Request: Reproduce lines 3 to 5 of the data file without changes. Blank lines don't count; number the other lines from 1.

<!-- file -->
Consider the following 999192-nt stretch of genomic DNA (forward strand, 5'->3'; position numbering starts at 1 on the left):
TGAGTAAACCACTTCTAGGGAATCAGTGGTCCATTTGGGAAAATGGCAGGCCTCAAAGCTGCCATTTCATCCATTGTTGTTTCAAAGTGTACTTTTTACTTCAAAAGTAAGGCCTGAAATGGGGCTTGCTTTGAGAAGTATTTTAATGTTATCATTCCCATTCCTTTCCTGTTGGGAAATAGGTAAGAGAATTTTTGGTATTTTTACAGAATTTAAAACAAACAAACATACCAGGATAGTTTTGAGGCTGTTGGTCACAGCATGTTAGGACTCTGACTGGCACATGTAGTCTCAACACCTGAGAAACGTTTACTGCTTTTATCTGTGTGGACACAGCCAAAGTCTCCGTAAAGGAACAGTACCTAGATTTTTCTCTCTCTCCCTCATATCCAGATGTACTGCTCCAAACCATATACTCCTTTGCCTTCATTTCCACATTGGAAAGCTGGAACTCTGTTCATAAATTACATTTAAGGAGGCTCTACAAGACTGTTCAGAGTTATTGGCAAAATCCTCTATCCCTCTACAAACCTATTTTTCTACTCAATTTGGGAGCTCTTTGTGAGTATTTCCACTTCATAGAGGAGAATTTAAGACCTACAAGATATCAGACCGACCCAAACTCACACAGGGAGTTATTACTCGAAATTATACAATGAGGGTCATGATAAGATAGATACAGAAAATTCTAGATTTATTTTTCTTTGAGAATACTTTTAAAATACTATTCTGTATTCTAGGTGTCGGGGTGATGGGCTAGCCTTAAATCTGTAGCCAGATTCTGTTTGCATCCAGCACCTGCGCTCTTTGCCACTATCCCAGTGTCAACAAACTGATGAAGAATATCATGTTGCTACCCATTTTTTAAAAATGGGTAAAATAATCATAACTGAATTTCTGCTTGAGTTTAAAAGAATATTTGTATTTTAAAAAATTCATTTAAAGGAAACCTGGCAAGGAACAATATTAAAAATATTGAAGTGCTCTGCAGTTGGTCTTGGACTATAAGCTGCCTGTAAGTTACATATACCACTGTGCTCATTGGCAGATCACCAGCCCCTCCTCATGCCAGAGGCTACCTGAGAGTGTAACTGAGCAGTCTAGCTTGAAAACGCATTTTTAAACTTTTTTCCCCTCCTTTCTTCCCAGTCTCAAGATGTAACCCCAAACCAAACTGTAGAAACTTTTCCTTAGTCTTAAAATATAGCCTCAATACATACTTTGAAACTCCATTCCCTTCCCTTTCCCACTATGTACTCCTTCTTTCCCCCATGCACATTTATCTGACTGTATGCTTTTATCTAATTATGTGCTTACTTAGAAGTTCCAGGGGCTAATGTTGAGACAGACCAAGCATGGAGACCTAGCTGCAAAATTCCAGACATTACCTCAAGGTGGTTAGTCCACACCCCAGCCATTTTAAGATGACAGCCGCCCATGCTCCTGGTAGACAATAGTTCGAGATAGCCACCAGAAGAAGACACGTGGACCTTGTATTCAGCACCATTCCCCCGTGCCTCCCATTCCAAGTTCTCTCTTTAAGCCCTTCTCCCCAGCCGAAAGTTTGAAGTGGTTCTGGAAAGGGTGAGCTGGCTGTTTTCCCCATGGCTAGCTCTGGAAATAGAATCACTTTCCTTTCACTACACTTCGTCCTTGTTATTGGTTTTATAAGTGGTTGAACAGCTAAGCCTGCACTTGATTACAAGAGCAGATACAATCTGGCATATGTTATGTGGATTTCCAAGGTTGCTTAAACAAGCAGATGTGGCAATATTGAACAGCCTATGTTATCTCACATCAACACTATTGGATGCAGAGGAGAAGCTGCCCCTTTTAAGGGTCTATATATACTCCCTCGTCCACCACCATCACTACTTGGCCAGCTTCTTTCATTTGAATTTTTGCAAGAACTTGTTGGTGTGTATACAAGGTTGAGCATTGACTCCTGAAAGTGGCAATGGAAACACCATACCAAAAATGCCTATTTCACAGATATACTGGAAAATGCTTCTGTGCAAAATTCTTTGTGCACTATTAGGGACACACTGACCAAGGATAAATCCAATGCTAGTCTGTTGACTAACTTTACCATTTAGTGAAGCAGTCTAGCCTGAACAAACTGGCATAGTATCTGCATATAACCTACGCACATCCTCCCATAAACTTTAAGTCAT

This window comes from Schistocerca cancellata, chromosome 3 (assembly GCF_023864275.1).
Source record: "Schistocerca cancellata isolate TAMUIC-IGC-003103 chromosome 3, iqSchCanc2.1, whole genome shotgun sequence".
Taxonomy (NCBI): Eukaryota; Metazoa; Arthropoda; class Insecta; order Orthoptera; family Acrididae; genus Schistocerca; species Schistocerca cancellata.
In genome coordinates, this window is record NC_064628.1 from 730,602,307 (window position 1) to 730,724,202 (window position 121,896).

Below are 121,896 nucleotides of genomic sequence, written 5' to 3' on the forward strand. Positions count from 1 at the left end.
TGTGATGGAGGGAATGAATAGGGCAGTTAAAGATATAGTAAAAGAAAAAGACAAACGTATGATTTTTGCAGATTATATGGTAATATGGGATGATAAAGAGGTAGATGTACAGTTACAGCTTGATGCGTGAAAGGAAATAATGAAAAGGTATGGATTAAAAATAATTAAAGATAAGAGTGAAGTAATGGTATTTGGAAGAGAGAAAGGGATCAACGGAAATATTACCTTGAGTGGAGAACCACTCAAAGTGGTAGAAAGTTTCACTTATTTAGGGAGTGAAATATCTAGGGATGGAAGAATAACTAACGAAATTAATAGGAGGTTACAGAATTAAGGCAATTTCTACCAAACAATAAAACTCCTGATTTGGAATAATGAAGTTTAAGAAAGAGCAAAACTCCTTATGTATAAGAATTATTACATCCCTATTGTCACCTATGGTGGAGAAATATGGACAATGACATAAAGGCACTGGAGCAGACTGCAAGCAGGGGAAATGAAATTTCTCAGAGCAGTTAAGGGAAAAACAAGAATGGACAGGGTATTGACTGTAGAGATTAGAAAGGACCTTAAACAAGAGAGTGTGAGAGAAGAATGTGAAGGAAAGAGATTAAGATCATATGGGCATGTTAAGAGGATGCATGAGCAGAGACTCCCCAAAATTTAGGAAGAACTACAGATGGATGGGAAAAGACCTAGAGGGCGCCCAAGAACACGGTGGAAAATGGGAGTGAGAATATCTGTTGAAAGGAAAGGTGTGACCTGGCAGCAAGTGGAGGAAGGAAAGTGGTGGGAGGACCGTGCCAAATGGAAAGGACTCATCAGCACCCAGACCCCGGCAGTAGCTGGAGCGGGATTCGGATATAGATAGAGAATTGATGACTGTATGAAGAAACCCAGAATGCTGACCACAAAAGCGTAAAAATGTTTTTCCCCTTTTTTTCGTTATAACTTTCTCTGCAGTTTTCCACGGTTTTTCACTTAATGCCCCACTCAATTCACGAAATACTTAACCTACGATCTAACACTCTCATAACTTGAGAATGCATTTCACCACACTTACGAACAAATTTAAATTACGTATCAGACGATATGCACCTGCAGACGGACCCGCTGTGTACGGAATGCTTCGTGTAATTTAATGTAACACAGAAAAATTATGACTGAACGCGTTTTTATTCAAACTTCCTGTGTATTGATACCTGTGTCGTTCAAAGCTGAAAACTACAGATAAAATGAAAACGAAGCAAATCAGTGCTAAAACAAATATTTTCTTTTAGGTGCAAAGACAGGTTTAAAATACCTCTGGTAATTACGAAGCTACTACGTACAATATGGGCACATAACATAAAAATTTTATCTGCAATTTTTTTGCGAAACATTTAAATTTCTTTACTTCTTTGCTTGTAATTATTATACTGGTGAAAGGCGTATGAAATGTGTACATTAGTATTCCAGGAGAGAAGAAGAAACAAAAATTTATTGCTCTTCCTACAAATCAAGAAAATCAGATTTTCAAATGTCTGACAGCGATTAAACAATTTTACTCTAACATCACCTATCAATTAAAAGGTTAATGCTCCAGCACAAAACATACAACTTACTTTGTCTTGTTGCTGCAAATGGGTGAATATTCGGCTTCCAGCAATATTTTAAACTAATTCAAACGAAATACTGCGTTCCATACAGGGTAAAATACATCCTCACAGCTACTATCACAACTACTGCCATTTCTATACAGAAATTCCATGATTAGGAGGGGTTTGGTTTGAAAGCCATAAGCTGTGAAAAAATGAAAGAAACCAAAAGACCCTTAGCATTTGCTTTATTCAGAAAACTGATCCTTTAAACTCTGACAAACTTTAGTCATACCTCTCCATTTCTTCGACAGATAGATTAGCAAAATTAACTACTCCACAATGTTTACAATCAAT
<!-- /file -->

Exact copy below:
This window comes from Schistocerca cancellata, chromosome 3 (assembly GCF_023864275.1).
Source record: "Schistocerca cancellata isolate TAMUIC-IGC-003103 chromosome 3, iqSchCanc2.1, whole genome shotgun sequence".
Taxonomy (NCBI): Eukaryota; Metazoa; Arthropoda; class Insecta; order Orthoptera; family Acrididae; genus Schistocerca; species Schistocerca cancellata.